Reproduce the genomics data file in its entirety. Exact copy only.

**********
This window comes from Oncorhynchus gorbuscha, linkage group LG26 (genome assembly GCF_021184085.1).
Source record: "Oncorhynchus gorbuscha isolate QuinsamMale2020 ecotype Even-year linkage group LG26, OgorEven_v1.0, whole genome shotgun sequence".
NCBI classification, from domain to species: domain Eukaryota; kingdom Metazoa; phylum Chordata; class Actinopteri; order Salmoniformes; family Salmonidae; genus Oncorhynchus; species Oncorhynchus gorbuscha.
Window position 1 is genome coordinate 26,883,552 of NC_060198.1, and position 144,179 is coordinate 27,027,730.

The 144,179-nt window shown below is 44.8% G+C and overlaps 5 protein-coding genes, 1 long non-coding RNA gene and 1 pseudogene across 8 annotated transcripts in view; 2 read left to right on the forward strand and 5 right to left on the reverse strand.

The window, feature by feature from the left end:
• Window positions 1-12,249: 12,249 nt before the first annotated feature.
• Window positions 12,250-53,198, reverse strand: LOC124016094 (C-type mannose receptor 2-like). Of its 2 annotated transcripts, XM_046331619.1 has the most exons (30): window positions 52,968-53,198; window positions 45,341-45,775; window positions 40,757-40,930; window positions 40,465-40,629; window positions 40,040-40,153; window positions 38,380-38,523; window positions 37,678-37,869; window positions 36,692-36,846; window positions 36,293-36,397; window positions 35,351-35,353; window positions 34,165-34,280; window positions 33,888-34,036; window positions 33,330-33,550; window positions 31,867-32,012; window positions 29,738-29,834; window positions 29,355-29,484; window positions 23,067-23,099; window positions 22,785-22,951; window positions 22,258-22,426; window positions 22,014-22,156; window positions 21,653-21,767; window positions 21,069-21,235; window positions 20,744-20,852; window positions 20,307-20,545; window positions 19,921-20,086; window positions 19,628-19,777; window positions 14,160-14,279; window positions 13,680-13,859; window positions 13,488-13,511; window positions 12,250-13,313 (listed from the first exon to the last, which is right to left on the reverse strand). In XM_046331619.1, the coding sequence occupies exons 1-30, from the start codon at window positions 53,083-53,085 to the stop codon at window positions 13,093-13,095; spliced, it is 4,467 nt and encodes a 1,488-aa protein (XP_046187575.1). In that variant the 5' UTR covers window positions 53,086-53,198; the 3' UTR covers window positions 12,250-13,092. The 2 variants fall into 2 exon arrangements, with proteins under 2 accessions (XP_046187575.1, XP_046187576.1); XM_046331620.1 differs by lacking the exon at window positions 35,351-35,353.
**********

This window comes from Oncorhynchus gorbuscha, linkage group LG26 (genome assembly GCF_021184085.1).
Source record: "Oncorhynchus gorbuscha isolate QuinsamMale2020 ecotype Even-year linkage group LG26, OgorEven_v1.0, whole genome shotgun sequence".
NCBI classification, from domain to species: domain Eukaryota; kingdom Metazoa; phylum Chordata; class Actinopteri; order Salmoniformes; family Salmonidae; genus Oncorhynchus; species Oncorhynchus gorbuscha.
Window position 1 is genome coordinate 26,883,552 of NC_060198.1, and position 144,179 is coordinate 27,027,730.

The 144,179-nt window shown below is 44.8% G+C and overlaps 5 protein-coding genes, 1 long non-coding RNA gene and 1 pseudogene across 8 annotated transcripts in view; 2 read left to right on the forward strand and 5 right to left on the reverse strand.

The window, feature by feature from the left end:
• Window positions 1-12,249: 12,249 nt before the first annotated feature.
• Window positions 12,250-53,198, reverse strand: LOC124016094 (C-type mannose receptor 2-like). Of its 2 annotated transcripts, XM_046331619.1 has the most exons (30): window positions 52,968-53,198; window positions 45,341-45,775; window positions 40,757-40,930; window positions 40,465-40,629; window positions 40,040-40,153; window positions 38,380-38,523; window positions 37,678-37,869; window positions 36,692-36,846; window positions 36,293-36,397; window positions 35,351-35,353; window positions 34,165-34,280; window positions 33,888-34,036; window positions 33,330-33,550; window positions 31,867-32,012; window positions 29,738-29,834; window positions 29,355-29,484; window positions 23,067-23,099; window positions 22,785-22,951; window positions 22,258-22,426; window positions 22,014-22,156; window positions 21,653-21,767; window positions 21,069-21,235; window positions 20,744-20,852; window positions 20,307-20,545; window positions 19,921-20,086; window positions 19,628-19,777; window positions 14,160-14,279; window positions 13,680-13,859; window positions 13,488-13,511; window positions 12,250-13,313 (listed from the first exon to the last, which is right to left on the reverse strand). In XM_046331619.1, the coding sequence occupies exons 1-30, from the start codon at window positions 53,083-53,085 to the stop codon at window positions 13,093-13,095; spliced, it is 4,467 nt and encodes a 1,488-aa protein (XP_046187575.1). In that variant the 5' UTR covers window positions 53,086-53,198; the 3' UTR covers window positions 12,250-13,092. The 2 variants fall into 2 exon arrangements, with proteins under 2 accessions (XP_046187575.1, XP_046187576.1); XM_046331620.1 differs by lacking the exon at window positions 35,351-35,353.